There was a great deal of prehistoric activity in this parish. One reason that is often put forward for this is the presence of the Icknield Way, but the existence of this prehistoric track has recently been called into question and it looks as if it was a medieval invention. A lot of prehistoric flint has been found in fieldwalking surveys, such as near the Warren, where Mesolithic to Early Bronze Age flint flakes, Neolithic and Bronze Age flint scrapers and two Neolithic to Bronze Age axeheads were found; and a field near the Icknield Way contained a Neolithic flint scatter made up of a hammerstone, forty scrapers, a fragment of an axehead and a borer. The earliest artefact in the parish is a Palaeolithic handaxe found at Grange Farm. Other flints have been found around the parish. They seem to tie in with several round barrows that are known from aerial photographs, field survey or excavation.
There are at least two round barrows at Lodge Hill, one of which was excavated in 1933. Beaker fragments, flint, animal and possible human bone were found. Two of the six barrows that form a small cemetery at Molins Works in Saunderton, were opened in 1858, but with no results. Round barrows were constructed in the Late Neolithic and Early Bronze Age to cover burials. Ring-ditches, possible ploughed out barrows, are also known from aerial photographs near Home Farm, Grange Farm and Slough Farm, at Saunderton Lee and by the railway line to Princes Risborough. The other possible Bronze Age round barrow at Bledlow Cop may actually have been Saxon. The excavations in 1933 uncovered an empty pit that, on later re-examination, had cut through a Saxon burial. The original excavator had thought that the Saxon burial had only been cut through when barrow-diggers in the seventeenth century had robbed the central Bronze Age grave. As there were no Bronze Age goods in the central area at all, this seems unlikely. Early Bronze Age pottery was found scattered in the mound, but this may have been from pits disturbed by later Saxon construction of the mound. There was also some Late Bronze Age settlement activity and a few burials.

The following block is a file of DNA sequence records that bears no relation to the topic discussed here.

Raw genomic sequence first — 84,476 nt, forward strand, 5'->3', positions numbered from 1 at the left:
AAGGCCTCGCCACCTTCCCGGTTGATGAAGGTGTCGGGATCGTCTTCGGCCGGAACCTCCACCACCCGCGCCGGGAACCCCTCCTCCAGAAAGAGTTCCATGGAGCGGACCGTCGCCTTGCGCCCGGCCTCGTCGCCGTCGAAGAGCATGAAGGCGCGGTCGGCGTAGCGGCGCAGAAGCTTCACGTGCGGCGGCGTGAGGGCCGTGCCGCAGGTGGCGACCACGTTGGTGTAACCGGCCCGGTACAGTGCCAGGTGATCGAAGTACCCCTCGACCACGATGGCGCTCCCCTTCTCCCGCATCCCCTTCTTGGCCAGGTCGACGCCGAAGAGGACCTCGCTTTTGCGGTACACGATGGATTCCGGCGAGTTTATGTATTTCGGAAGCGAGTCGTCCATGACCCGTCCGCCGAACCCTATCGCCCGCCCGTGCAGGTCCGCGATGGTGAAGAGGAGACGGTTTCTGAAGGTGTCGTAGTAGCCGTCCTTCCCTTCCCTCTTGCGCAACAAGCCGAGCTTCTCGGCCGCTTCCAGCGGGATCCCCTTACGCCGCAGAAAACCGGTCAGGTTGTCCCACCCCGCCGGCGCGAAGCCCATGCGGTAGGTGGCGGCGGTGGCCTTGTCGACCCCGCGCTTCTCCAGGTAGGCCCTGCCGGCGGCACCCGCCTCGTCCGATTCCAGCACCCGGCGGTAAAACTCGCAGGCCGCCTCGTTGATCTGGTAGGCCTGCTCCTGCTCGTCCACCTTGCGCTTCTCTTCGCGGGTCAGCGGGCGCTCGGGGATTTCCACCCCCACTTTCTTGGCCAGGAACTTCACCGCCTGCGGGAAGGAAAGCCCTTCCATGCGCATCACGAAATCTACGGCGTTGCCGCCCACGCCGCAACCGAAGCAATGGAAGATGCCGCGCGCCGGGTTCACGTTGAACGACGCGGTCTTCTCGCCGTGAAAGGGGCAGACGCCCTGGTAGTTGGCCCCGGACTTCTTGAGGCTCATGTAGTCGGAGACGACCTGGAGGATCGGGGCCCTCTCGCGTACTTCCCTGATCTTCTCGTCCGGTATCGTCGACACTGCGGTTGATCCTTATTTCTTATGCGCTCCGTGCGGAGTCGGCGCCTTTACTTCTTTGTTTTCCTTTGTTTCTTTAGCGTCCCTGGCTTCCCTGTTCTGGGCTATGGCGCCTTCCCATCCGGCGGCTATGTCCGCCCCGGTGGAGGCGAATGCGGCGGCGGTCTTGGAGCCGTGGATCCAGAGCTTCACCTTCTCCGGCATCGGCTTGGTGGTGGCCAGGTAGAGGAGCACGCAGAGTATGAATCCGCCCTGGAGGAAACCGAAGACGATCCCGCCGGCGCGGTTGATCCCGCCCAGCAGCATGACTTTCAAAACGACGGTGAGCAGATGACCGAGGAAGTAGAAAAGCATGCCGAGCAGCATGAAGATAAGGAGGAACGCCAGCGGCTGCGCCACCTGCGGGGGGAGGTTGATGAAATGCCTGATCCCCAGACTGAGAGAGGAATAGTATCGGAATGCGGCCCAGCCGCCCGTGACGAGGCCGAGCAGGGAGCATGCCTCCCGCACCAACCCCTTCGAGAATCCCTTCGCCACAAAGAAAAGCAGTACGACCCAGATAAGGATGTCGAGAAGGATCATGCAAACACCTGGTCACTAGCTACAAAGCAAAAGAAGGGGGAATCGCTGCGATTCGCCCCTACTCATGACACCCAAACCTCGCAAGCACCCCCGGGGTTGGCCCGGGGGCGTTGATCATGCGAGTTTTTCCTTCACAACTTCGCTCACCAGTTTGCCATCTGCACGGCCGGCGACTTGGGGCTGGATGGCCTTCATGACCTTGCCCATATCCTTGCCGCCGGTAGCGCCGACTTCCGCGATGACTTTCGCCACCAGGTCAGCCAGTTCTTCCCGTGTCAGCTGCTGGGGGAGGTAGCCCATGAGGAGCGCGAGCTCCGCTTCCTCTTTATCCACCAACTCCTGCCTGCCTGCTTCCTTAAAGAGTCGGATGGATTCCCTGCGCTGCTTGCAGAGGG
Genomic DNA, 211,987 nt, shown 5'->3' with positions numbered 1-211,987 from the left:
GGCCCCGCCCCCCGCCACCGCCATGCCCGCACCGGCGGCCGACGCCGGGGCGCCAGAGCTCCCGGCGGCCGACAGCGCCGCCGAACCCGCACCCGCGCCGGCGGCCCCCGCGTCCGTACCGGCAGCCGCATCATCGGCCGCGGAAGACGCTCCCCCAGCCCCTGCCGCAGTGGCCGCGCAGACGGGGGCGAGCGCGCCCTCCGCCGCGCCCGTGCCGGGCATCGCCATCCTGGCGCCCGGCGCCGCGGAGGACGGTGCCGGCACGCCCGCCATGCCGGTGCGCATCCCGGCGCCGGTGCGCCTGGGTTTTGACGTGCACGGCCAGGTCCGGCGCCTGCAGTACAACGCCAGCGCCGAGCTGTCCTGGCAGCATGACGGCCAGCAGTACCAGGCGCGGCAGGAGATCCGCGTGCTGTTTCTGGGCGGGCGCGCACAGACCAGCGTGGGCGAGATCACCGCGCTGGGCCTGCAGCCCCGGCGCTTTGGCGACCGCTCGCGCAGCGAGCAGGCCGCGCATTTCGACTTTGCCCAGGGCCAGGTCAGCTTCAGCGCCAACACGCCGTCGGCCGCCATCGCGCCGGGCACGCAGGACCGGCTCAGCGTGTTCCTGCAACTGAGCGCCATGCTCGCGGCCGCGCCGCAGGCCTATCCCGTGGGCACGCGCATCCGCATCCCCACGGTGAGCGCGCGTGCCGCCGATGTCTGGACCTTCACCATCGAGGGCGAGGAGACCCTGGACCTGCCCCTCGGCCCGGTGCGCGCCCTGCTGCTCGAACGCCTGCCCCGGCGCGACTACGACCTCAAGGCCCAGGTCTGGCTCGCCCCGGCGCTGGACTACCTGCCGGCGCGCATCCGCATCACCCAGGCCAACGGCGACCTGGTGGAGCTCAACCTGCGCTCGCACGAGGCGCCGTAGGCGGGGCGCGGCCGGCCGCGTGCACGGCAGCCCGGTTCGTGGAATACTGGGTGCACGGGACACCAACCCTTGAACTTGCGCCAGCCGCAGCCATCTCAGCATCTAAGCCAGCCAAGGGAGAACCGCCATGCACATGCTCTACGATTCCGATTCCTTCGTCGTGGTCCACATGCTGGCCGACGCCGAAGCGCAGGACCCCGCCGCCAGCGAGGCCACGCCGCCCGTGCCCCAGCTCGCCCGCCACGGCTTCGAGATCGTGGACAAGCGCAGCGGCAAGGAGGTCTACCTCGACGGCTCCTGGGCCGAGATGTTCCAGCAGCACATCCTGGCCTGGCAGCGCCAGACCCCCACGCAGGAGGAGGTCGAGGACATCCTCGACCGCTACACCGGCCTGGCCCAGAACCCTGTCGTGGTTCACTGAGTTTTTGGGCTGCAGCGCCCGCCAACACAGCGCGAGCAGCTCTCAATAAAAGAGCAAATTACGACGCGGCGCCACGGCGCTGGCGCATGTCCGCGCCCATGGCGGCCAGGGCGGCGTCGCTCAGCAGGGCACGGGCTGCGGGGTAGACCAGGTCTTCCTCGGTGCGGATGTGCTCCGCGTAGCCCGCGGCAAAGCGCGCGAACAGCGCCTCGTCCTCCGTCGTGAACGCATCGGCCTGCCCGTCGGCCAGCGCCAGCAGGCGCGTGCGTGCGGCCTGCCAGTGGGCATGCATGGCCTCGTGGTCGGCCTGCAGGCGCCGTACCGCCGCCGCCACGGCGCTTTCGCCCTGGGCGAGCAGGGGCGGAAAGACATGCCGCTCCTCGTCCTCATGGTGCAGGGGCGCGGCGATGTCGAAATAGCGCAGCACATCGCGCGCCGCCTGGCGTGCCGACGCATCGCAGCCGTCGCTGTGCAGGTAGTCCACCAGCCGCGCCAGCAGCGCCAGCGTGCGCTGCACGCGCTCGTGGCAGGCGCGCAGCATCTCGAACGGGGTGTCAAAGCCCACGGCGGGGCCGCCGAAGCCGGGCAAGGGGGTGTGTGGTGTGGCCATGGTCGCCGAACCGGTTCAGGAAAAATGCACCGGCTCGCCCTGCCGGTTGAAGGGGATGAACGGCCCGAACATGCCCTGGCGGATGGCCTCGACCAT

A possible Early to Middle Iron Age settlement was found in trenches on Chinnor Hill in the 1940s. Pottery was found on the ground and some excavation followed, in which pits and a hearth were found. Some of the pottery may be Saxon, however. A few Iron Age hut circles surrounded by an enclosing bank were also excavated at Lodge Hill. Lots of Late Iron Age and Roman artefacts and a cremation cemetery were found digging a pond at Rye Close near Lodge Hill Farm. There is also thought to be a Roman villa at Lodge Hill Farm and in the excavations around the earlier barrows on the hill, lots of Roman material was found, including pottery, animal bone, a spindle-whorl, quern stone and metalworking slag.
Another Roman villa is known at Church Farm, Saunderton. Part of this was excavated in the 1930s. What the original excavator thought was the main villa building may actually have been an outbuilding, perhaps a granary, though it did have a hypocaust. Three infant burials were excavated here as well. Adults had to be buried outside the settlement when they died, according to Roman law, but this did not apply to infants. Another structure was excavated and interpreted as a corn-drying kiln but experimental work done in the 1980s found that these structures would not have been very good at drying corn, but may have been used as malting ovens instead, the first stage of beer brewing. Another ‘corn-drying kiln’ was found in an excavation at Cuttlebrook/Wainhill Spring, suggesting the site of another Roman villa. There is also plenty of other evidence of Roman activity in the parish.